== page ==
• HCC 17 Cancer metastatic to lung, liver, brain, and other organs; acute myeloid leukemia except promyelocytic

  • HCC 18 Cancer metastatic to bone, other and unspecified metastatic cancer; acute leukemia except myeloid

  • HCC 19 Myelodysplastic syndromes, multiple myeloma, and other cancers

  • HCC 20 Lung and other severe cancers

  • HCC 21 Lymphoma and other cancers

  • HCC 22 Bladder, colorectal, and other cancers

Dual HCCs

Some conditions that previously in V24 only mapped to one HCC will now map to two in V28.

  • DM with nonproliferative diabetic retinopathy with macular edema (HCC 37 + 298)

  • Heart-lung transplant complications (HCC 221+276)


Constraining

HCC constraints hold the coefficients of the HCCs equal to each other with each HCC carrying the same weight. All coefficients are the same regardless of complication status. For example, the contribution to the RAF score from uncomplicated diabetes vs diabetes with complications will not change. Although the coefficient for diabetes without complications (E11.9) will receive a slightly higher coefficient in V28 than it currently does in V24, this is expected to be a significant reduction in the RAF score for patients with acute or chronic complications from diabetes.

Diabetes Group

Heart Disease Group

  • HCC 36 Diabetes with severe acute complications

  • HCC 37 Diabetes with chronic complications

  • HCC 38 Diabetes with glycemic, unspecified, or no complications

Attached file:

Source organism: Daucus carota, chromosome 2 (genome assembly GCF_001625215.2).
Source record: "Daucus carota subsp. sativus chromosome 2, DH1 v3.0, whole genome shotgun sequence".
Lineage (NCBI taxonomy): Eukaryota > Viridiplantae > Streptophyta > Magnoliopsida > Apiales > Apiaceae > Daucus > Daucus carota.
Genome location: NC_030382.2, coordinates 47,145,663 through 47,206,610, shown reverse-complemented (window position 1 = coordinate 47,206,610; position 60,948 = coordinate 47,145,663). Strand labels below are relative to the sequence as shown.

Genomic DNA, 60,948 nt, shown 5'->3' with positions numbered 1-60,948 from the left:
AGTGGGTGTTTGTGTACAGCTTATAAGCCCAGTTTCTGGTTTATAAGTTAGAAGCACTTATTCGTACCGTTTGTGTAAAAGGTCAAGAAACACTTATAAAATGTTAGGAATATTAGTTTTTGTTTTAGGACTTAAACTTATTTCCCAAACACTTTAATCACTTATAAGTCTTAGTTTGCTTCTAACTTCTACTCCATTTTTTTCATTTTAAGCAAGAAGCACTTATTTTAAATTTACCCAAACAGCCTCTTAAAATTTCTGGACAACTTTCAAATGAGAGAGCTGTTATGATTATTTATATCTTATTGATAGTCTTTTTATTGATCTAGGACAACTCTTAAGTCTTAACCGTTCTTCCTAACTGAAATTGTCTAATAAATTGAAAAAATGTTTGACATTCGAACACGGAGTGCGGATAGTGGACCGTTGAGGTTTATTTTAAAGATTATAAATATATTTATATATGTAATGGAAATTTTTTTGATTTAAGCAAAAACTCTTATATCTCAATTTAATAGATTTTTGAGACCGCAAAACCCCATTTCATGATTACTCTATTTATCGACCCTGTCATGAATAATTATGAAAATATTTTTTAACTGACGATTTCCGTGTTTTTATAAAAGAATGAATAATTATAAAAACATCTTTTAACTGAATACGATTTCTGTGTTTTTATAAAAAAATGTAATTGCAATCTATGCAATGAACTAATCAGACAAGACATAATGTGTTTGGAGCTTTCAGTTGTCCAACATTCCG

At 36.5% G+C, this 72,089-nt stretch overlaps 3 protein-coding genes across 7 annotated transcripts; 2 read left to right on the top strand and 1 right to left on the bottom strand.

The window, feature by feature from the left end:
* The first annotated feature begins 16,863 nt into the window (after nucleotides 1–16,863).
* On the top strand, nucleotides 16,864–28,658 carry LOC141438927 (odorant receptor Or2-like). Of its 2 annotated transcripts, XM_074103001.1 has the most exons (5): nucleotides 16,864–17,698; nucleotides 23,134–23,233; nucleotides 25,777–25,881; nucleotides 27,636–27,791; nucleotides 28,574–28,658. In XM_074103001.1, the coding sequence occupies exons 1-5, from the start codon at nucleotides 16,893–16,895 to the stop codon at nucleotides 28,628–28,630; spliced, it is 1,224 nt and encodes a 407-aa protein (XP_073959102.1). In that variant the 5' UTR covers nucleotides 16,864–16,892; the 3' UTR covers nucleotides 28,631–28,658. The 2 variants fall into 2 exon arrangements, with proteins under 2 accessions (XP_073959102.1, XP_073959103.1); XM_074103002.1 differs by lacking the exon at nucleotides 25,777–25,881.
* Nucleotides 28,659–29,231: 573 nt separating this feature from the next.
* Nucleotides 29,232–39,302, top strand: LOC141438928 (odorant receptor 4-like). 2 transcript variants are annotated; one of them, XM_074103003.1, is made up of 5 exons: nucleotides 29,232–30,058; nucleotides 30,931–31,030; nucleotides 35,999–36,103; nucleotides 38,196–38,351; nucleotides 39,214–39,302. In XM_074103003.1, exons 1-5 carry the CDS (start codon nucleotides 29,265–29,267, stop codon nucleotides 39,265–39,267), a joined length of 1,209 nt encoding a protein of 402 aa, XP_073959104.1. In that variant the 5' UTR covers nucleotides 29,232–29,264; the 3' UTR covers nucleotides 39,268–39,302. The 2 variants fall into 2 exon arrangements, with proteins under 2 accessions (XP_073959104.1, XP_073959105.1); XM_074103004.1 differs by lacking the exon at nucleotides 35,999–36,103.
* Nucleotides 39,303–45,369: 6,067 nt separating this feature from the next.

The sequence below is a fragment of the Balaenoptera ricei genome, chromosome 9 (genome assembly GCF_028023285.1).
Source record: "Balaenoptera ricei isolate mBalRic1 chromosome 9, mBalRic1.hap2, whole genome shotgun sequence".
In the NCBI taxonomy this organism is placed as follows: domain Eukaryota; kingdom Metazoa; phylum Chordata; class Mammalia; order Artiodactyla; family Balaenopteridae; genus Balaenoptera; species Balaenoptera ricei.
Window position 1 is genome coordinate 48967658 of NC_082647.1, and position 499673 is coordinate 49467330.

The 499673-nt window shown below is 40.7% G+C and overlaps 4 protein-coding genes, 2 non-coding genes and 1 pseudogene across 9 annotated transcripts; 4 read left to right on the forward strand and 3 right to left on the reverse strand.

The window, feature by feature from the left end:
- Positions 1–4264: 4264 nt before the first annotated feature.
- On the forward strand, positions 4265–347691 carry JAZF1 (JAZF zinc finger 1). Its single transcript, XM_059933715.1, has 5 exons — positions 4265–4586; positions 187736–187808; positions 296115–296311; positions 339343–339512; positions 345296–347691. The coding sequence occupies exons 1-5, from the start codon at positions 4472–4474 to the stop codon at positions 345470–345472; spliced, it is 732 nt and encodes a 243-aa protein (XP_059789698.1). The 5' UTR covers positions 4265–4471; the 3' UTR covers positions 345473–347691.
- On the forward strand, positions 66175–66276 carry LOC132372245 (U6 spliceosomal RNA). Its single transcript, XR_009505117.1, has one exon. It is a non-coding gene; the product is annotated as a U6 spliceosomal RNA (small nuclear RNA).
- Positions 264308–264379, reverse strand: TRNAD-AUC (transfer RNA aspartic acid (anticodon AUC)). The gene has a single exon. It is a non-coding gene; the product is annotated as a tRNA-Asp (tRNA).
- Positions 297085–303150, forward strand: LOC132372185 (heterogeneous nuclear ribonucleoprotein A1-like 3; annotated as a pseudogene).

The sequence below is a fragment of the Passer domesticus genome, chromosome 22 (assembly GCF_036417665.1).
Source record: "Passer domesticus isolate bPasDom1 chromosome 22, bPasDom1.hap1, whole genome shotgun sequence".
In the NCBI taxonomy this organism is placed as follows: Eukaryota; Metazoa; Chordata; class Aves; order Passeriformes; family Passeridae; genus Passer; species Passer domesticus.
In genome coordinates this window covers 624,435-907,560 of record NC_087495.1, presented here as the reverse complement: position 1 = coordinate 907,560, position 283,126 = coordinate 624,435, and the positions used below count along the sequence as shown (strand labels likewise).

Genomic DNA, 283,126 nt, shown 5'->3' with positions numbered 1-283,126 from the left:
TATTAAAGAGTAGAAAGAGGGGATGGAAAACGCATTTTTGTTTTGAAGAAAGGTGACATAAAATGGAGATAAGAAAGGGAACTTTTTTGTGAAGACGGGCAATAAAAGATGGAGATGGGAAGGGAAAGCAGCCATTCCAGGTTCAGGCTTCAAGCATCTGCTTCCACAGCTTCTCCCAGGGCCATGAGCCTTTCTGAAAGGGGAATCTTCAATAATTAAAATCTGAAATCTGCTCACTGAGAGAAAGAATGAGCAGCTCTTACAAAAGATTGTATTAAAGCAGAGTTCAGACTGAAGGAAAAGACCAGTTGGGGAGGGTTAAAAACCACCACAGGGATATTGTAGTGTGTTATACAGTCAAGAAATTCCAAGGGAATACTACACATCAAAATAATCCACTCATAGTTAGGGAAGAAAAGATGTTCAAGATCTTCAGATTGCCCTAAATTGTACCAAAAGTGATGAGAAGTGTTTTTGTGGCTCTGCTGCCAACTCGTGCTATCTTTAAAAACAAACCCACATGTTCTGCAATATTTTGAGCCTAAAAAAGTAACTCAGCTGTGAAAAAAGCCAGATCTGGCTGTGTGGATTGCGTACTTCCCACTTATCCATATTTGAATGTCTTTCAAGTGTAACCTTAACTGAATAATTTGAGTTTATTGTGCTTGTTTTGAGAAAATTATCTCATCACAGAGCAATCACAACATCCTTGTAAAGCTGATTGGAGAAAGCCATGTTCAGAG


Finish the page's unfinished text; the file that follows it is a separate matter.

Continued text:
• HCC 224 Acute on chronic heart failure

  • HCC 225 Acute heart failure (excludes acute on chronic)

  • HCC 226 Heart failure, except end stage and acute

CMS has acknowledged that these changes could impact beneficiary risk scores, even if there is no change in the patient’s health status. CMS maintains that the new version will provide more accurate relative weights and risk scores because they are based upon more recent utilization, coding, and expenditure patterns. While the overall impact of the proposed changes on beneficiary RAF scores will depend on factors such as age, geography, and patient health status, scores in general are expected to decrease. CMS projects that the CY 2024 impact on MA risk scores are projected to decrease by 3.12%, which will translate into a $11.0 billion net savings to the Medicare Trust Fund in 2024.


As the risk adjustment industry navigates these changes the impact will be significant for MA organizations. Managing the blending of two models will create challenges. Conditions that are an HCC in one version may not be in the other. And although a diagnosis may be an HCC in both versions, the actual HCC and RAF may be different. Accurate coding, to the highest level of specificity, and complete and comprehensive medical record documentation have never been more important.